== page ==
(with Charles E. Carson)
For contemporary word-watchers, it is difficult to avoid the ubiquity of Internet memes.

Among the New Words (Fall 2011, pp. 355-376) [pdf]
(with Charles E. Carson and Laurence R. Horn)
As a generator of new words in English, the prefix “un-” has a long and distinguished pedigree.

Among the New Words (Summer 2011, pp. 192-214) [pdf]
(with Charles E. Carson)
This year marks the 70th anniversary of “Among the New Words”: Dwight L. Bolinger brought the feature to the pages of American Speech in 1941, after previously writing the new-word column “The Living Language” for the Los Angeles-based magazine Words.

Guggenheim Online Forum

The Name Game (Apr. 23-27, 2012)
A good name may be literal or it may seem like poetry. What can linguistics, semiotics, literature, and marketing tell us about what makes a “successful” name? (Sessions 1, 2, 3, live chat)

Lapham’s Quarterly

Reconsiderations: Word for Word (Spring 2012)
A reconsideration of the thesaurus as a 21st-century writing tool.

New York Magazine, Vulture blog:

Chinglish Playwright David Henry Hwang on Bringing Mandarin to Broadway, Growing Up Chinese-American, and Translation Fails (Oct. 27, 2011)
“I visited a new cultural center in Shanghai in 2005 that was pretty much perfect, except for the really badly translated Chinglish signs: a handicapped restroom that said ‘Deformed Man’s Toilet,’ that kind of thing.”

American Anthropologist:

On the Road to “On Language” (June 2011, pp. 344–345)
Second part of dialogic review of “On Language” review (First part by Robert Moore)

Duke University Press Log:

On the Trail of New Words, from “App” to “Nom” (Mar. 30, 2011)

Dictionary Society of North America (DSNA) Newsletter:

William Safire (1929–2009) (Vol. 33, No. 2, Fall 2009)

Was Cronkite Really the First “Anchorman”? (July 18, 2009)
How we came to use the term.

Czar Wars (Dec. 29, 2008)
How did a term for Russian royalty work its way into American government?

Who First Put “Lipstick on a Pig”? (Sept. 10, 2008)
The origins of the porcine proverb.

Pro·cras·ti·na·tion (May 14, 2008)
How we got a word for “putting things off.”

Keeping Up With the Smoneses (Aug. 16, 2006)
Are American newlyweds blending their last names?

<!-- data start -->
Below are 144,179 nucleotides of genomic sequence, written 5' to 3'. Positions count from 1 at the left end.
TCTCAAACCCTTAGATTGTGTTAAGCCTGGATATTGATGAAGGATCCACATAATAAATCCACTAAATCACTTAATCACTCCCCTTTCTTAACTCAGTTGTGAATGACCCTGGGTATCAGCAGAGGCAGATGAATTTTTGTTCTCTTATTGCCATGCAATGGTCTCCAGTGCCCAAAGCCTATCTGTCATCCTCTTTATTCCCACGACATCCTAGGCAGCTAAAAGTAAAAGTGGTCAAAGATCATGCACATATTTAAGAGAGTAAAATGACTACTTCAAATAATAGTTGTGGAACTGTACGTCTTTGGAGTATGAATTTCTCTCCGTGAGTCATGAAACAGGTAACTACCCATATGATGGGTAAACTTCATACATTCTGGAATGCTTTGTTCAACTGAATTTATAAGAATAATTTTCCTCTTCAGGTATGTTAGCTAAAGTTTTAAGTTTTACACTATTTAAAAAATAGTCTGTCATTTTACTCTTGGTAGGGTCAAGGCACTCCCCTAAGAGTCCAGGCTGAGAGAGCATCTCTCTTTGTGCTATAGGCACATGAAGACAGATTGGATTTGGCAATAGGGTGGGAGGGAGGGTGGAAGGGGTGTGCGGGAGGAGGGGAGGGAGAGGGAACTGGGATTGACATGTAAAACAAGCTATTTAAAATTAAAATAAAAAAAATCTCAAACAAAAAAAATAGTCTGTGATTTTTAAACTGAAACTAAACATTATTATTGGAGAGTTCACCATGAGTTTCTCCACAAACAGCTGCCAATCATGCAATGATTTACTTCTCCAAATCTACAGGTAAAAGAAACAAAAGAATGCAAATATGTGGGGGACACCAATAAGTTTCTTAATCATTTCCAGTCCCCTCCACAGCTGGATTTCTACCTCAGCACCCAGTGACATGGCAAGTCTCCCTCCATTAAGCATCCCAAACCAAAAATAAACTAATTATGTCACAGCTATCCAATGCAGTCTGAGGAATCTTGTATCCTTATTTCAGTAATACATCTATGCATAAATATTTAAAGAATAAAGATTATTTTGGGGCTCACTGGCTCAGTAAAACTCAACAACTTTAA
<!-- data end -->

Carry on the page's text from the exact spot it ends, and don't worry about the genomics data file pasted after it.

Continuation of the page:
How Does the Pentagon Say “Body Bag”? (Apr. 4, 2006)
Hint: It’s not “transfer tube.”

Spreading the Word (Apr. 23, 2009)
How language is made and why it grows.

“From A to Zimmer” (Column on OUPblog):

Building the Ultimate Spelling Bee (Oct. 30, 2008)

The Last Word (Apr. 10, 2008)

Intractable Usage Disputes: “Less” and “None” (Feb. 7, 2008)

The Super Bowl and Super Tuesday: How’d They Get So “Super”? (Jan. 31, 2008)

“Big-Up” on the Rise (Jan. 24, 2008)

“Primary” Colors (Jan. 17, 2008)

“Subprime” Ready for Prime Time (Jan. 10, 2008)

Should “Decimate” be Annihilated? (Jan. 3, 2008)

Our Nameless Decade: What “Aught” We Call It? (Dec. 27, 2007)

Quixotic Coinages: The Failure of the Epicene Pronoun (Dec. 20, 2007)

From “Nuclear Winter” to “Carbon Summer” (Dec. 13, 2007)

New Words on the Block: Back When “Movies” Were Young (Dec. 6, 2007)

The Shocking Story of “Tase” (Nov. 29, 2007)

“Word of the Year” Mania! (Nov. 15, 2007)

How Do “Miss Steaks” Go Unnoticed? It’s Along Story (Nov. 8, 2007)

When Spellcheckers Attack: Perils of the Cupertino Effect (Nov. 1, 2007)

Extending the History of Words: The Case of “Ms.” (Oct. 25, 2007)

Are We Giving Free Rei(g)n to New Spellings? (Oct. 18, 2007)

Dictionary Day is Coming… Oct. 11, 2007

One-Hit Wonders: From Hapax to Googlewhacks (Oct. 4, 2007)

The Lowly Hyphen: Reports of Its Death are Greatly Exaggerated (Sept. 27, 2007)

Oomphy Wordsmithery of the Anglosphere: New Entries in the Shorter OED (Sept. 20, 2007)

How the OED Got Shorter (Sept. 13, 2007)

The Joy (and Sorrow) of “Schadenfreude” (Sept. 6, 2007)

Prepositions: “Dull Little Words” or Unsung Linguistic Heroes? (Aug. 30, 2007)

Hippopotomonstrosesquipedalianism! (Aug. 23, 2007)

“Mob” Mentality, from Jonathan Swift to Karl Rove (Aug. 16, 2007)

Phrasal Patterns 2: Electric Boogaloo (Aug. 9, 2007)

Pouring New Wine Into Old Phrasal Bottles (Aug. 2, 2007)

Compounding Carbon Confusion (July 26, 2007)

A Poptastic Geekfest for Infoholics (July 19, 2007)

Shifting Idioms: An Eggcornucopia (July 12, 2007)

Tracking the Most Miniscule, Uh, Minuscule of Errors (July 5, 2007)

On the Front Lines of English, from “Thirdhand Smoke” to “Newsrotica” (June 28, 2007)